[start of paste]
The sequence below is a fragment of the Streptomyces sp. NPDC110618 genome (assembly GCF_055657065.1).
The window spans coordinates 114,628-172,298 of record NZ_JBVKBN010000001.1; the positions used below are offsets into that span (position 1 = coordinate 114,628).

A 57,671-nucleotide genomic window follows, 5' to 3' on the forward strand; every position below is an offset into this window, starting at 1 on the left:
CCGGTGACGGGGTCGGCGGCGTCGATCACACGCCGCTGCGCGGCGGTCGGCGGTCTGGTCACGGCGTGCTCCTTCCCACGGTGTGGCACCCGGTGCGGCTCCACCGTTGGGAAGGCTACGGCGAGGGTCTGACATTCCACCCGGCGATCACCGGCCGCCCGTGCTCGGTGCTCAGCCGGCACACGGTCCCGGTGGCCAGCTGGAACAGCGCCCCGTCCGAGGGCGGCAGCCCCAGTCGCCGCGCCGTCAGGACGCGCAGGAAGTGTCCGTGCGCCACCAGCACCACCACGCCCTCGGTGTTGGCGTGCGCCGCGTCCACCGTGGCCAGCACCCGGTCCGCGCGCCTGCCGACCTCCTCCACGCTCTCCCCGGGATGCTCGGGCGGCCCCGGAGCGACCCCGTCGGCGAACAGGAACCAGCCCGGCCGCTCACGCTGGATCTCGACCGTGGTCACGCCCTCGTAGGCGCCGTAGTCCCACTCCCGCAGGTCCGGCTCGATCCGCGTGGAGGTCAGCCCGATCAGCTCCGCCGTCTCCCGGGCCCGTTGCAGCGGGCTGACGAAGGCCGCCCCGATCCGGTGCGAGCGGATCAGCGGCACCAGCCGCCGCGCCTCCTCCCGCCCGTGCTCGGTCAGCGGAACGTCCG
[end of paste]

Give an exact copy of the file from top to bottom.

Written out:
The sequence below is a fragment of the Streptomyces sp. NPDC110618 genome (assembly GCF_055657065.1).
The window spans coordinates 114,628-172,298 of record NZ_JBVKBN010000001.1; the positions used below are offsets into that span (position 1 = coordinate 114,628).

A 57,671-nucleotide genomic window follows, 5' to 3' on the forward strand; every position below is an offset into this window, starting at 1 on the left:
CCGGTGACGGGGTCGGCGGCGTCGATCACACGCCGCTGCGCGGCGGTCGGCGGTCTGGTCACGGCGTGCTCCTTCCCACGGTGTGGCACCCGGTGCGGCTCCACCGTTGGGAAGGCTACGGCGAGGGTCTGACATTCCACCCGGCGATCACCGGCCGCCCGTGCTCGGTGCTCAGCCGGCACACGGTCCCGGTGGCCAGCTGGAACAGCGCCCCGTCCGAGGGCGGCAGCCCCAGTCGCCGCGCCGTCAGGACGCGCAGGAAGTGTCCGTGCGCCACCAGCACCACCACGCCCTCGGTGTTGGCGTGCGCCGCGTCCACCGTGGCCAGCACCCGGTCCGCGCGCCTGCCGACCTCCTCCACGCTCTCCCCGGGATGCTCGGGCGGCCCCGGAGCGACCCCGTCGGCGAACAGGAACCAGCCCGGCCGCTCACGCTGGATCTCGACCGTGGTCACGCCCTCGTAGGCGCCGTAGTCCCACTCCCGCAGGTCCGGCTCGATCCGCGTGGAGGTCAGCCCGATCAGCTCCGCCGTCTCCCGGGCCCGTTGCAGCGGGCTGACGAAGGCCGCCCCGATCCGGTGCGAGCGGATCAGCGGCACCAGCCGCCGCGCCTCCTCCCGCCCGTGCTCGGTCAGCGGAACGTCCG